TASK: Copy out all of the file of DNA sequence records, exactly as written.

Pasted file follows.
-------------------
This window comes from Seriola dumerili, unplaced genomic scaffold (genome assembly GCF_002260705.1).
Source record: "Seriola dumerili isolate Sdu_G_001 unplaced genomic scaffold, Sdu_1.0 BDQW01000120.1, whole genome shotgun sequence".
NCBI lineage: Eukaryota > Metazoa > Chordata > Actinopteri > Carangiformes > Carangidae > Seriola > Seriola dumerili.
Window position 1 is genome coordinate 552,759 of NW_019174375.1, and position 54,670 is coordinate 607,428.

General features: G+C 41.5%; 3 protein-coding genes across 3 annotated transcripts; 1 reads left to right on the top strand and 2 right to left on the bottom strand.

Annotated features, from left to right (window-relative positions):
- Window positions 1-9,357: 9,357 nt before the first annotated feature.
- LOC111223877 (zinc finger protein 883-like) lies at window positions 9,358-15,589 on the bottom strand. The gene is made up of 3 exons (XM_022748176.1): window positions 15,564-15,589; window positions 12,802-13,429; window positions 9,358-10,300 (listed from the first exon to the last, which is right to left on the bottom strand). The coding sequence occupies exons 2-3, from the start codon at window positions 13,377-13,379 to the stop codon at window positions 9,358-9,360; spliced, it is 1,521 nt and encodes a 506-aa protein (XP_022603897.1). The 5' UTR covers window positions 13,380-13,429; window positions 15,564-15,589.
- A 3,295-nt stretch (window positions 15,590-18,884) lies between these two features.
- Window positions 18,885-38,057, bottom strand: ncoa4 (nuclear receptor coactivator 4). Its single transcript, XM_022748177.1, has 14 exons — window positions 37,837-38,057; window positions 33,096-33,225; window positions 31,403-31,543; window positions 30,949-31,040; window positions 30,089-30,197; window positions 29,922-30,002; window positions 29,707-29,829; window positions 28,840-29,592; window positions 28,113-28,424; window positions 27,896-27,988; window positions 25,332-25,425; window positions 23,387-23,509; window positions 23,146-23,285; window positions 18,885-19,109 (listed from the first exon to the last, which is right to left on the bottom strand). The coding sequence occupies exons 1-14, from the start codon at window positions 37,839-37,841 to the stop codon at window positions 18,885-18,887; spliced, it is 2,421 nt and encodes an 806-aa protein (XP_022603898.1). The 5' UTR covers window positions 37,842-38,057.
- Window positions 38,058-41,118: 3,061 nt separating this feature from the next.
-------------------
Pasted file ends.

This window comes from Seriola dumerili, unplaced genomic scaffold (genome assembly GCF_002260705.1).
Source record: "Seriola dumerili isolate Sdu_G_001 unplaced genomic scaffold, Sdu_1.0 BDQW01000120.1, whole genome shotgun sequence".
NCBI lineage: Eukaryota > Metazoa > Chordata > Actinopteri > Carangiformes > Carangidae > Seriola > Seriola dumerili.
Window position 1 is genome coordinate 552,759 of NW_019174375.1, and position 54,670 is coordinate 607,428.

General features: G+C 41.5%; 3 protein-coding genes across 3 annotated transcripts; 1 reads left to right on the top strand and 2 right to left on the bottom strand.

Annotated features, from left to right (window-relative positions):
- Window positions 1-9,357: 9,357 nt before the first annotated feature.
- LOC111223877 (zinc finger protein 883-like) lies at window positions 9,358-15,589 on the bottom strand. The gene is made up of 3 exons (XM_022748176.1): window positions 15,564-15,589; window positions 12,802-13,429; window positions 9,358-10,300 (listed from the first exon to the last, which is right to left on the bottom strand). The coding sequence occupies exons 2-3, from the start codon at window positions 13,377-13,379 to the stop codon at window positions 9,358-9,360; spliced, it is 1,521 nt and encodes a 506-aa protein (XP_022603897.1). The 5' UTR covers window positions 13,380-13,429; window positions 15,564-15,589.
- A 3,295-nt stretch (window positions 15,590-18,884) lies between these two features.
- Window positions 18,885-38,057, bottom strand: ncoa4 (nuclear receptor coactivator 4). Its single transcript, XM_022748177.1, has 14 exons — window positions 37,837-38,057; window positions 33,096-33,225; window positions 31,403-31,543; window positions 30,949-31,040; window positions 30,089-30,197; window positions 29,922-30,002; window positions 29,707-29,829; window positions 28,840-29,592; window positions 28,113-28,424; window positions 27,896-27,988; window positions 25,332-25,425; window positions 23,387-23,509; window positions 23,146-23,285; window positions 18,885-19,109 (listed from the first exon to the last, which is right to left on the bottom strand). The coding sequence occupies exons 1-14, from the start codon at window positions 37,839-37,841 to the stop codon at window positions 18,885-18,887; spliced, it is 2,421 nt and encodes an 806-aa protein (XP_022603898.1). The 5' UTR covers window positions 37,842-38,057.
- Window positions 38,058-41,118: 3,061 nt separating this feature from the next.